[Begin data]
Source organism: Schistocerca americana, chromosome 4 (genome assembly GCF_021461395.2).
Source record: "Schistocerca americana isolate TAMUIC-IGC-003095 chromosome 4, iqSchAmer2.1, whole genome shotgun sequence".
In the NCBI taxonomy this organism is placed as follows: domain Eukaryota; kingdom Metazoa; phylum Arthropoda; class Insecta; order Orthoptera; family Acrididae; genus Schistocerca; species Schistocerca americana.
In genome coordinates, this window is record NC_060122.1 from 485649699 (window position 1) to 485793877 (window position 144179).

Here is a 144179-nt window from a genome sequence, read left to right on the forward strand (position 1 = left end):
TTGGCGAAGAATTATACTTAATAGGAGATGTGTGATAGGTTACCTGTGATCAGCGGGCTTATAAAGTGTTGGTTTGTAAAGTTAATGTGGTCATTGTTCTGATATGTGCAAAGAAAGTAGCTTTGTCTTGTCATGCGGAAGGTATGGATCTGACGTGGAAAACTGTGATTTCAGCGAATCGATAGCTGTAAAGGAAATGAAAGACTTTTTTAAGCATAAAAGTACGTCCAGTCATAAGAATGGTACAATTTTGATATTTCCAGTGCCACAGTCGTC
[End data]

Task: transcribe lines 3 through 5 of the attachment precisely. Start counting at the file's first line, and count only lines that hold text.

In the NCBI taxonomy this organism is placed as follows: domain Eukaryota; kingdom Metazoa; phylum Arthropoda; class Insecta; order Orthoptera; family Acrididae; genus Schistocerca; species Schistocerca americana.
In genome coordinates, this window is record NC_060122.1 from 485649699 (window position 1) to 485793877 (window position 144179).

Here is a 144179-nt window from a genome sequence, read left to right on the forward strand (position 1 = left end):